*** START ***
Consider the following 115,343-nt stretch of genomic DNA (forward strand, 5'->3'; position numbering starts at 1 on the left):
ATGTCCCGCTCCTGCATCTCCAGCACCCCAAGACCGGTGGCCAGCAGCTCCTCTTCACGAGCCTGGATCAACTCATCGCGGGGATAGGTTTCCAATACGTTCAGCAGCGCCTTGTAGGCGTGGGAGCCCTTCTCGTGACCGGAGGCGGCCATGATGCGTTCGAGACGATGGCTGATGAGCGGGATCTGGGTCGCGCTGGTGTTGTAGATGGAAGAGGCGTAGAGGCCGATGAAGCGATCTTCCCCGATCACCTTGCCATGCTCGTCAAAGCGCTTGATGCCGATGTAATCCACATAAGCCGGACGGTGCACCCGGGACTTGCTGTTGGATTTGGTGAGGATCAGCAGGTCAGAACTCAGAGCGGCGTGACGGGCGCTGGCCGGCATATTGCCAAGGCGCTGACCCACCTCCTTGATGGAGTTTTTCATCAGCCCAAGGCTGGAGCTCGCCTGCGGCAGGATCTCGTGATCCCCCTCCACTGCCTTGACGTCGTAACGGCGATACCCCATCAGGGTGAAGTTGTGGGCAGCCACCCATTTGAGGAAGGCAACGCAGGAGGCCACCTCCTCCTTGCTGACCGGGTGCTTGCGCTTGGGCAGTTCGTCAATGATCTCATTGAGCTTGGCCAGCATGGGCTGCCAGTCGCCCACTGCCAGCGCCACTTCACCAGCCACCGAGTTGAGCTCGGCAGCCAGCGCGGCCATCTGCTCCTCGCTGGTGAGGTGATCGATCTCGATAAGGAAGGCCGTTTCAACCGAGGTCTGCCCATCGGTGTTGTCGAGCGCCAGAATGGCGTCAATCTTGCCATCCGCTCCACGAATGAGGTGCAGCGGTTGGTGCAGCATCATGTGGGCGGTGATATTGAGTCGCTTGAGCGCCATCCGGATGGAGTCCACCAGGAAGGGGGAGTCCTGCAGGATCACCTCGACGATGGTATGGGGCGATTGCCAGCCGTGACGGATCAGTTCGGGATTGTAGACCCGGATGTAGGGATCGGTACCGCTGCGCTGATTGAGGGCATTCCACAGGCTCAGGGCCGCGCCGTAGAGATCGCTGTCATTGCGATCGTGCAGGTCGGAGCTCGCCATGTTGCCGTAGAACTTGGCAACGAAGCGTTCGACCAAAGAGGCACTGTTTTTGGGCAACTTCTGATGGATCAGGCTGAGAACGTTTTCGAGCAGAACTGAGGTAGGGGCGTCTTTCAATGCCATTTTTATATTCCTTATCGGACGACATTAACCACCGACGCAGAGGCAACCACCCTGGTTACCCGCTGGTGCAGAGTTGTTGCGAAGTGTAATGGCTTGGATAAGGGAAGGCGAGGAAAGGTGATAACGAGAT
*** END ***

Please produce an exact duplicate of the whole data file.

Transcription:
Consider the following 115,343-nt stretch of genomic DNA (forward strand, 5'->3'; position numbering starts at 1 on the left):
ATGTCCCGCTCCTGCATCTCCAGCACCCCAAGACCGGTGGCCAGCAGCTCCTCTTCACGAGCCTGGATCAACTCATCGCGGGGATAGGTTTCCAATACGTTCAGCAGCGCCTTGTAGGCGTGGGAGCCCTTCTCGTGACCGGAGGCGGCCATGATGCGTTCGAGACGATGGCTGATGAGCGGGATCTGGGTCGCGCTGGTGTTGTAGATGGAAGAGGCGTAGAGGCCGATGAAGCGATCTTCCCCGATCACCTTGCCATGCTCGTCAAAGCGCTTGATGCCGATGTAATCCACATAAGCCGGACGGTGCACCCGGGACTTGCTGTTGGATTTGGTGAGGATCAGCAGGTCAGAACTCAGAGCGGCGTGACGGGCGCTGGCCGGCATATTGCCAAGGCGCTGACCCACCTCCTTGATGGAGTTTTTCATCAGCCCAAGGCTGGAGCTCGCCTGCGGCAGGATCTCGTGATCCCCCTCCACTGCCTTGACGTCGTAACGGCGATACCCCATCAGGGTGAAGTTGTGGGCAGCCACCCATTTGAGGAAGGCAACGCAGGAGGCCACCTCCTCCTTGCTGACCGGGTGCTTGCGCTTGGGCAGTTCGTCAATGATCTCATTGAGCTTGGCCAGCATGGGCTGCCAGTCGCCCACTGCCAGCGCCACTTCACCAGCCACCGAGTTGAGCTCGGCAGCCAGCGCGGCCATCTGCTCCTCGCTGGTGAGGTGATCGATCTCGATAAGGAAGGCCGTTTCAACCGAGGTCTGCCCATCGGTGTTGTCGAGCGCCAGAATGGCGTCAATCTTGCCATCCGCTCCACGAATGAGGTGCAGCGGTTGGTGCAGCATCATGTGGGCGGTGATATTGAGTCGCTTGAGCGCCATCCGGATGGAGTCCACCAGGAAGGGGGAGTCCTGCAGGATCACCTCGACGATGGTATGGGGCGATTGCCAGCCGTGACGGATCAGTTCGGGATTGTAGACCCGGATGTAGGGATCGGTACCGCTGCGCTGATTGAGGGCATTCCACAGGCTCAGGGCCGCGCCGTAGAGATCGCTGTCATTGCGATCGTGCAGGTCGGAGCTCGCCATGTTGCCGTAGAACTTGGCAACGAAGCGTTCGACCAAAGAGGCACTGTTTTTGGGCAACTTCTGATGGATCAGGCTGAGAACGTTTTCGAGCAGAACTGAGGTAGGGGCGTCTTTCAATGCCATTTTTATATTCCTTATCGGACGACATTAACCACCGACGCAGAGGCAACCACCCTGGTTACCCGCTGGTGCAGAGTTGTTGCGAAGTGTAATGGCTTGGATAAGGGAAGGCGAGGAAAGGTGATAACGAGAT